As for ortho, Joshua is maintaining the same leg movement that he had, which is always great news. Ortho plans on beginning his bracing at the next visit (12 months old) as long as he is sitting up on his own. He is close...real close.. so let's keep our fingers crossed!
Tuesday, March 8, 2011
Our sweet little Princess is nearing the end of her second year! Amazing! This yr has been tough...they don't call them the terrible two's for no reason. But we are definitely seeing the light at the end of the tunnel. It's so fun to see her little personality develop. And...it's nice to observe her beginning to listen and understand what mommy and daddy are saying. She's a stubborn one for sure and she challenges us each day..but she is also so loving and nurturing and so full of spirit. I love watching her change and develop into the little girl she is becoming.
Some of her favorites:
Night time activity: watching one of the Disney movies and drinking Apple Juice. This week the favorite movie is Lady and the Tramp
Morning Activity: waking up with a smile on her face and yelling "Mommy I'm awake". Then she quickly demands a "cereal bar" (nutrigrain).
Game to play with Mommy: brushing Mommy's hair and putting in a pony tail "ouch"
Pair of shoes: Brown boots that she wants to wear with every outfit (even when it's warm out).
Toy to play with: baby dolls
TV show: Yo Gabba Gabba is in the lead!
Diva moment: telling Mommy or Daddy to "go away" (which we do not like)
Most recently she:
got a haircut
started taking showers instead of baths (and we're seeing the difference in out water bill)
started sleeping again in her twin bed (although she still has nights when she crawls into bed with us)
began wearing a size 3T clothes and size 8 shoes
learned the song "It's A Small World"
mastered her "please", "thank you", your welcome", "excuse me" and "bless yous"
And Most Importantly...she REALLY REALLY adores her baby brother and loves being a great Big Sister!
So tomorrow Joshua will be 9 months old! Amazing, isn't it? Feels like just yesterday when we found out we were pregnant, even sooner than that when we found out about his Spina Bifida and feels like only minutes since we welcomed him into this world. What a crazy and wonderful and scary and joyful and stressful 9 months this has been. And yet..I can honestly say I would do it all over again just to get a peak at his sweet little smile.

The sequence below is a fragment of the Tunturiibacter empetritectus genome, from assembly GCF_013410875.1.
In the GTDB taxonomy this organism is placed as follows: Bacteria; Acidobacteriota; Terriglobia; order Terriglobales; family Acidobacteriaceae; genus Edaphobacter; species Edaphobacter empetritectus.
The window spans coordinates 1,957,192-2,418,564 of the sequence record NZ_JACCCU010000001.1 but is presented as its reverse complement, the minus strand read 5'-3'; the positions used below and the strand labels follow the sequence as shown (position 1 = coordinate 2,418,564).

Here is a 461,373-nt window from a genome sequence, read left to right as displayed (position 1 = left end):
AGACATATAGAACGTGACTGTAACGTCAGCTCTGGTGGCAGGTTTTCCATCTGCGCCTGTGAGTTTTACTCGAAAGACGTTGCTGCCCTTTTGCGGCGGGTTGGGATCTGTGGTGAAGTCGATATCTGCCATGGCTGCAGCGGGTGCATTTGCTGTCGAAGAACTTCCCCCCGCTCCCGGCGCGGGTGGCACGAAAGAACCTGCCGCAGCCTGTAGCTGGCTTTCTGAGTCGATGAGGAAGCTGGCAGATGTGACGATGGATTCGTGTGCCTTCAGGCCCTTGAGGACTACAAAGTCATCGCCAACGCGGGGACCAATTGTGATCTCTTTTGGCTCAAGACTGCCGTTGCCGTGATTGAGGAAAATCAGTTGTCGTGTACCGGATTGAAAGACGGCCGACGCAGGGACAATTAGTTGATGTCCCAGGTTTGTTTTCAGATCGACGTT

Joshua has had to work hard to get to where he is today. I give the little man a lot of credit. For "typical" babies it's a natural progression of tummy time to rolling over to sitting up supported to sitting up on their very own. Not my little man. He had to work hard for these milestones. He had to put in hours every week at physical and occupation therapy, lots of tummy time (which he hates) and lots of doctors appts.... Yet 9 months later I am a very proud mama to say that my son can do the following:
roll over from front to back
roll over from side to side
almost sit unsupported
laugh out loud
say "baba" when he wants to
clap his hands together
almost get out a wave
reach for objects
pass a toy from one hand to the other
pick up cheerios and put them in his mouth
AND sleep 12 hrs per night
What great accomplishments! We are so very proud of you Joshua!
Thursday, February 3, 2011
But lucky for me, I have a son who is smarter than his mom (I couldn't ask for anything more). Because on days like today, my son shows me just how great life truly is. Simple things, small things, but miraculous things happen.
Today at physical therapy Joshua rolled over, on his own, for the very first time. He doesn't have any feeling in his feet, he doesn't have any feeling in his calves and he doesn't have any feeling in his glutes, yet somehow he found the strength to roll over. He didn't stand, he didn't walk, and he didn't run...but he did something so very special. He found the strength that he didn't know he had, he put his mind to something, and he rolled over!